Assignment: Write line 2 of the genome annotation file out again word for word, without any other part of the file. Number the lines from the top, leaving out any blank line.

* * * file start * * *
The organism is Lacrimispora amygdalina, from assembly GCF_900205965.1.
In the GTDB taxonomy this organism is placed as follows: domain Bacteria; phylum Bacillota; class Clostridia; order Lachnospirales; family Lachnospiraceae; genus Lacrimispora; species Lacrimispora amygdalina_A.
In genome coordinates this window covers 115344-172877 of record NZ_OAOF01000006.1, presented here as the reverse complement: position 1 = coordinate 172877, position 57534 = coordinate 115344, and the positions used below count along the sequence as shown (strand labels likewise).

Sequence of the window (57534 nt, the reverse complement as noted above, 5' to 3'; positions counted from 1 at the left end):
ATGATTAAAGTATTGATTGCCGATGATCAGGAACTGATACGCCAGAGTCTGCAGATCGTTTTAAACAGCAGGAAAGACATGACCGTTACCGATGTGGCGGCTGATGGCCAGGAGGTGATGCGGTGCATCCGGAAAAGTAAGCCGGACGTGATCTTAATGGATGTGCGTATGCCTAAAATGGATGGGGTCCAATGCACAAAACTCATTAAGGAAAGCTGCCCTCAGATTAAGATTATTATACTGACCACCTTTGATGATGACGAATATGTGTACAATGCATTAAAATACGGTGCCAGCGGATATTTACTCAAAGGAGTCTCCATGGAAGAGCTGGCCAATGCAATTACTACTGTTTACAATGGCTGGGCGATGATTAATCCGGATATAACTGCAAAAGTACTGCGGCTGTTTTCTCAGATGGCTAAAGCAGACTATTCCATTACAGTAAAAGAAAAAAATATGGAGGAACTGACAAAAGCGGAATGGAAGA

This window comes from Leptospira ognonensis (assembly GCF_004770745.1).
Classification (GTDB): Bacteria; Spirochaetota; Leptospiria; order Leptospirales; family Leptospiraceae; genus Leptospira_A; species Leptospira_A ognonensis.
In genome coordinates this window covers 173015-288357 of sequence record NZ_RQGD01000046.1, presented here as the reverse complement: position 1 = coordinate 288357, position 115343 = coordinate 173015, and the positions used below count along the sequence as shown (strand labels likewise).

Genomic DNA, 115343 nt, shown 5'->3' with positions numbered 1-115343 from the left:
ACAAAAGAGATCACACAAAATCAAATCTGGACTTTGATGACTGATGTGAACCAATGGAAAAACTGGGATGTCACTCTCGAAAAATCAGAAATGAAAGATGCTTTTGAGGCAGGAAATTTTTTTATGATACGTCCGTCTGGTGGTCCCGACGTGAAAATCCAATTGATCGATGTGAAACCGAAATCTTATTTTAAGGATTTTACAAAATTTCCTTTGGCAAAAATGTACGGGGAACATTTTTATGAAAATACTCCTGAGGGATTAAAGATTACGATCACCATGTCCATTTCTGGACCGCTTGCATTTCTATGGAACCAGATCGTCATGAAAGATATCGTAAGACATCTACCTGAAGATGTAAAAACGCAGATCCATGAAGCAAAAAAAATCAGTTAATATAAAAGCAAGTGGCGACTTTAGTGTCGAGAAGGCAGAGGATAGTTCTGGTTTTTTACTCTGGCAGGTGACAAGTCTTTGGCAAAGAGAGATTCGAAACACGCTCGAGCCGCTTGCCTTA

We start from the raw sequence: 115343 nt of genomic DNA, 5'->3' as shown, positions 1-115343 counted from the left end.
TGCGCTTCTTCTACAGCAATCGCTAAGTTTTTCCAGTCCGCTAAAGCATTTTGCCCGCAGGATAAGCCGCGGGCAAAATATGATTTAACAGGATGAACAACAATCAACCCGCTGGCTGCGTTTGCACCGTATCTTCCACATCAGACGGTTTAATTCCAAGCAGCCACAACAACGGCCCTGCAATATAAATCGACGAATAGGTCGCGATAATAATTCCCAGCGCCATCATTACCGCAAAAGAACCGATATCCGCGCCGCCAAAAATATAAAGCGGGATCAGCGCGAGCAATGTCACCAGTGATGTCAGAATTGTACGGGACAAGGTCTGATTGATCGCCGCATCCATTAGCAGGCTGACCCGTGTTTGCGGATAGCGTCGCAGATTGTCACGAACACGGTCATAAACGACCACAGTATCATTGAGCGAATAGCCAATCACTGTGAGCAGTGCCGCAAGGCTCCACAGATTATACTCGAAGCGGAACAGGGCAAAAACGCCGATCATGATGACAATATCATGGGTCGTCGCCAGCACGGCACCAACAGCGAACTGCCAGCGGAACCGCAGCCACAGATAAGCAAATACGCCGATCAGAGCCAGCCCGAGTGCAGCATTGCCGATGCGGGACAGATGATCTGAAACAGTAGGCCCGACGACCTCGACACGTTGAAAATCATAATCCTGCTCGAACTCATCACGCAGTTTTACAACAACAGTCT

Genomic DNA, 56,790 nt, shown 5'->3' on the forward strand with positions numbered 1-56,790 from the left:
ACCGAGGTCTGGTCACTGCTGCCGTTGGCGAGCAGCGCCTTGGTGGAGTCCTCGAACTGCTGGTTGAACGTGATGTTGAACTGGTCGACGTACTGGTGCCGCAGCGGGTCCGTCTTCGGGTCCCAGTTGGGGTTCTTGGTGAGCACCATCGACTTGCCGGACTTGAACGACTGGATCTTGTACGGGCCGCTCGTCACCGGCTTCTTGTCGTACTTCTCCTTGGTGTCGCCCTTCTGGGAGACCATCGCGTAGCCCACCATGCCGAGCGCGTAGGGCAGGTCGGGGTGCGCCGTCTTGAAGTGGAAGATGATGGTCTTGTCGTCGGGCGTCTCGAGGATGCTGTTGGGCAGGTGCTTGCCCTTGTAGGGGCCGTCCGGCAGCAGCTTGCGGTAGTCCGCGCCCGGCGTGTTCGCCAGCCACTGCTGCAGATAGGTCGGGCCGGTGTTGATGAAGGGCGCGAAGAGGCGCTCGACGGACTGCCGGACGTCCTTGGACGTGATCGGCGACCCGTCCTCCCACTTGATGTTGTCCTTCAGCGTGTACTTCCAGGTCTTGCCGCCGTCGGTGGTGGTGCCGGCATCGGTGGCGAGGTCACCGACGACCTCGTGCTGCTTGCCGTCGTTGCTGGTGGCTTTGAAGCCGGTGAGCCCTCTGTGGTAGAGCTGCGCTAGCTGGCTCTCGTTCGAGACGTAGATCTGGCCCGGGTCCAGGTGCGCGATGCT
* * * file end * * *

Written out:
In the GTDB taxonomy this organism is placed as follows: domain Bacteria; phylum Bacillota; class Clostridia; order Lachnospirales; family Lachnospiraceae; genus Lacrimispora; species Lacrimispora amygdalina_A.